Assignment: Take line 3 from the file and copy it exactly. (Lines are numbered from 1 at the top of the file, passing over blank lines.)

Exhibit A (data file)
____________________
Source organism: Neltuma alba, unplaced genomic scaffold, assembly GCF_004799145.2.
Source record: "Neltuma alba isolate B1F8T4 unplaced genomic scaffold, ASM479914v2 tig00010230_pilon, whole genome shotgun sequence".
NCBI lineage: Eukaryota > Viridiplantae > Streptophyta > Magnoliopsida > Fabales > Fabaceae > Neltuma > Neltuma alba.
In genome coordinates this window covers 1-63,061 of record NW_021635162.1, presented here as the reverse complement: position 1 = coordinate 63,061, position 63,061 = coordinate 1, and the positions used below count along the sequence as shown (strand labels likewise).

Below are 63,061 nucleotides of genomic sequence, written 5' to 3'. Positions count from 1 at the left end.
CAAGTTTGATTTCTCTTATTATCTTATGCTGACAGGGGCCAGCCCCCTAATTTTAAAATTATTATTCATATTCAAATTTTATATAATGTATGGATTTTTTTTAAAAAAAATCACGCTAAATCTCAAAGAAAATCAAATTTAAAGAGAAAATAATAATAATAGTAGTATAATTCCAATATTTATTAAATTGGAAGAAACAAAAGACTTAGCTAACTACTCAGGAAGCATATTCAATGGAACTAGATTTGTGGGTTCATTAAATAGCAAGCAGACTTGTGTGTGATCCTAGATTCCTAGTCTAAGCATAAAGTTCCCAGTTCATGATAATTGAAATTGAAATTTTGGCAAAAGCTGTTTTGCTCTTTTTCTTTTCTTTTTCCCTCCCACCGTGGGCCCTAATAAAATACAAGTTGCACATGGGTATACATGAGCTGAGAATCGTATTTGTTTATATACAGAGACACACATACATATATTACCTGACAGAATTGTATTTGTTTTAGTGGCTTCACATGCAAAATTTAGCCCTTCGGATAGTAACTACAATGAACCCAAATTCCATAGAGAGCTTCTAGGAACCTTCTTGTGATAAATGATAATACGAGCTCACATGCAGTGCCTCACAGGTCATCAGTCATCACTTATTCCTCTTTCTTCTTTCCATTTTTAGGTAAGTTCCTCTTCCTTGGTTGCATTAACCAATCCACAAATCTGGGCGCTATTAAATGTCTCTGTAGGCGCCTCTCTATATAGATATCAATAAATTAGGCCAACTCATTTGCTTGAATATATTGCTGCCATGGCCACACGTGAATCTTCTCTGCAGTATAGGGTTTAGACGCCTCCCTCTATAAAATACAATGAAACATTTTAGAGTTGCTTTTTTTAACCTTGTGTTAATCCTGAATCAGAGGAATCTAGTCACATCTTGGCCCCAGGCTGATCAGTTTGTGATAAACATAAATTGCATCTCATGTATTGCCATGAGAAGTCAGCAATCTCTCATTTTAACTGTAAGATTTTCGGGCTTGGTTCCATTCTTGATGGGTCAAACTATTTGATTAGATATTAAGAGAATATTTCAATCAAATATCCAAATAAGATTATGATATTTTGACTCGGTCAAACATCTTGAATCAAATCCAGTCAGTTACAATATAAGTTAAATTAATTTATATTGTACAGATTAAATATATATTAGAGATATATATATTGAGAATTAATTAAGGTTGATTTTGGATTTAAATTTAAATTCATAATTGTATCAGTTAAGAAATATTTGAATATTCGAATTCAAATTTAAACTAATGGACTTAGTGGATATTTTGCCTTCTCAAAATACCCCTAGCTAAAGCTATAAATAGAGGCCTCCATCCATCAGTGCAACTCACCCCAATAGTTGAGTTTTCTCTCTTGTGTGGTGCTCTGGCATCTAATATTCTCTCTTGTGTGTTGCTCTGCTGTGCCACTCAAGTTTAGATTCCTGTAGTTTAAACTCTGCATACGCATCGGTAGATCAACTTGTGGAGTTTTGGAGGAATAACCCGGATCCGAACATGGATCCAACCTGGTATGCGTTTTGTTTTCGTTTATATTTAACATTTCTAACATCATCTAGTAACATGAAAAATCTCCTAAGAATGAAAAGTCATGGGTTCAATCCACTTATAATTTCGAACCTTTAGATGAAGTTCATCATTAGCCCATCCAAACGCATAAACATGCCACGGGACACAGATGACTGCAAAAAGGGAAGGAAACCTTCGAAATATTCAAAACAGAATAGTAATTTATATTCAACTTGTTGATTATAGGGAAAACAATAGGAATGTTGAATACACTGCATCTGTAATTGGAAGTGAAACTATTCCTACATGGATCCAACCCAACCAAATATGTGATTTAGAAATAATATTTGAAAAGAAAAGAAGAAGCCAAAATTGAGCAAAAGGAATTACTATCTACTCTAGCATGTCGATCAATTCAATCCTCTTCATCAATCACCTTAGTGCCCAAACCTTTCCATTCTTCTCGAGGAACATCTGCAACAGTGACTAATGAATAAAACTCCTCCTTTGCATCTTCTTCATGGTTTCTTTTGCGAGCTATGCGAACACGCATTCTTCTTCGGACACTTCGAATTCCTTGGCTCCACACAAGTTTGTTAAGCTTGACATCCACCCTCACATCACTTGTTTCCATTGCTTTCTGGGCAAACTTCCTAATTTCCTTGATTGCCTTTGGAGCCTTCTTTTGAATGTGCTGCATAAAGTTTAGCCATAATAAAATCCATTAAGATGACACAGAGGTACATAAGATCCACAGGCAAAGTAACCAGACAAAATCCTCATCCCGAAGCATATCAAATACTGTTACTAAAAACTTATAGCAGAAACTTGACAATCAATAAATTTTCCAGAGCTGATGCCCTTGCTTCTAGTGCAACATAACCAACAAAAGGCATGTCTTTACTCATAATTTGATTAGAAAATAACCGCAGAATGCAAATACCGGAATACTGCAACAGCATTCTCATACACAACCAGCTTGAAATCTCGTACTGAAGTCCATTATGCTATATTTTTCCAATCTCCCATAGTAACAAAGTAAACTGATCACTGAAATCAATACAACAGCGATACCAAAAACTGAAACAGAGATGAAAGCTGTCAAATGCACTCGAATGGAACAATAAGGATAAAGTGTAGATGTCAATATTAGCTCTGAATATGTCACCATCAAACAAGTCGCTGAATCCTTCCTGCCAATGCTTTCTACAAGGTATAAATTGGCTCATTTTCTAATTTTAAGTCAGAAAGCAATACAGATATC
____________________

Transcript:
NCBI lineage: Eukaryota > Viridiplantae > Streptophyta > Magnoliopsida > Fabales > Fabaceae > Neltuma > Neltuma alba.